I'll burn, an offering to a parent's shade,
And sprinkle with this wine the hallow'd mould.
That duty paid, I will return, my virgins.
[She goes into the Tomb.
Eric. Look down, propitious powrs! behold that
virtue,
And heal the pangs that desolate her soul.

Enter PHILoTAs.

Phil. Mourn, mourn, ye virgins; rend your scat-
ter'd garments;

Some dread calamity hangs o'er our heads.
In vain the tyrant would appease with sacrifice
Th’ impending wrath of ill-requited Heav'n.
Ill omens hover o'er us : at the altar
The victim dropp'd, ere the divining seer
Had gor'd his knife. The brazen statues tremble,
And from the marble drops of blood distil.

Eric. Now, yejust gods, if vengeance you prepare, Now find the guilty head.

Enter EUPHRASIA from the Tomb.

Eup. Virgins, I thank you—Oh! more lightly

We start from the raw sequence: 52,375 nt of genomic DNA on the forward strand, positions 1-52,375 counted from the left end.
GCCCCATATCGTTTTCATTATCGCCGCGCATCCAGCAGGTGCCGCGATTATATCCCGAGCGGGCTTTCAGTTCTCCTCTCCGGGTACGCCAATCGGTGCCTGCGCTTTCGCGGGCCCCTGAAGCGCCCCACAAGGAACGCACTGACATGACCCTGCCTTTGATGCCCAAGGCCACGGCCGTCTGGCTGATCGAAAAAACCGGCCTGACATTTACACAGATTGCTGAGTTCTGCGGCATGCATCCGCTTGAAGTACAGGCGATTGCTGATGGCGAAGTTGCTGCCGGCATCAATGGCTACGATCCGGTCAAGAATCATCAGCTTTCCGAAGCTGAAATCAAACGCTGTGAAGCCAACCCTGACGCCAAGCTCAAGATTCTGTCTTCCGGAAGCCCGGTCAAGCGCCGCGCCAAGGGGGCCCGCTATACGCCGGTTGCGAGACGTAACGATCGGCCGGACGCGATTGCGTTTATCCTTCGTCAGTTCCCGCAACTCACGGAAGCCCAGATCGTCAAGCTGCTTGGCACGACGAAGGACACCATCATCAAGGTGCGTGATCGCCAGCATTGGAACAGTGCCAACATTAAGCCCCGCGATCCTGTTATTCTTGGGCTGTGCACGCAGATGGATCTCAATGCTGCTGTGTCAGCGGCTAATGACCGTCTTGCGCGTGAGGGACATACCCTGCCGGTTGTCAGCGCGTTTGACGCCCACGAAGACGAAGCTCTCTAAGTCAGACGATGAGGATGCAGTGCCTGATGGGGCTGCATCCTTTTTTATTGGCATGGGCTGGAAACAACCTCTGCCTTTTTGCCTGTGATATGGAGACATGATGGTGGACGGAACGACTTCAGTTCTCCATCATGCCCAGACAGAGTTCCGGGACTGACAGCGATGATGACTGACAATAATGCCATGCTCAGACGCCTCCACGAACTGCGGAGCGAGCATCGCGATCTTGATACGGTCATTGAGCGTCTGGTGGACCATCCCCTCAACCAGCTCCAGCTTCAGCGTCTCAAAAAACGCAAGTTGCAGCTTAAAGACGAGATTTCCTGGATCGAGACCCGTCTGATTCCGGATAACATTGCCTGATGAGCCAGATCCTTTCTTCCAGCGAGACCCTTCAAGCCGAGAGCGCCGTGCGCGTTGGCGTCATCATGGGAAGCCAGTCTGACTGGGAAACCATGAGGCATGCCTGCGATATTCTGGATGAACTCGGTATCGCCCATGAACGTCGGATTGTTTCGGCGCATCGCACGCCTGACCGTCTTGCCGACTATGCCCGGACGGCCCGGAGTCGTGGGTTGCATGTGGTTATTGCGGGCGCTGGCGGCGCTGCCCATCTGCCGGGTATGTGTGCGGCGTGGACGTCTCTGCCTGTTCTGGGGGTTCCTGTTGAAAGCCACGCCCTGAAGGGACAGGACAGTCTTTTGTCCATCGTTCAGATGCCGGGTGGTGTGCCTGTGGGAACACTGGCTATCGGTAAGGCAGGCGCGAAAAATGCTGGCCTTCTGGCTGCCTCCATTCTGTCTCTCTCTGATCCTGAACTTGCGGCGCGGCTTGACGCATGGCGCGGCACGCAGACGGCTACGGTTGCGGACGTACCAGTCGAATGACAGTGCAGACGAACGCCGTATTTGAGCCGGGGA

now

My heart expands; the pious act is done,
And I have paid my tribute to aparent.[Ereunt Virgins.
Ah! whither does the tyrant bend his way?

Phil. He flies the altar; leaves th' unfinish'd rites.
No god there smiles propitious on his cause.
Fate lifts the awful balance; weighs his life,
The lives of numbers, in the trembling scale.

Eup. Despair and horror mark his haggard looks. Do you retire, Retire Philotas; let me here remain, And give the moments of suspended fate To pious worship and to filial love.

Phil. Alas! I fear to yield :—awhile I’ll leave thee, And at the temple's entrance wait my coming. [Exit. Eup. Now, then, Euphrasia, now thou mayst indulge The purest ecstasy of soul. Come forth, Thou man of woe, thou man of every virtue.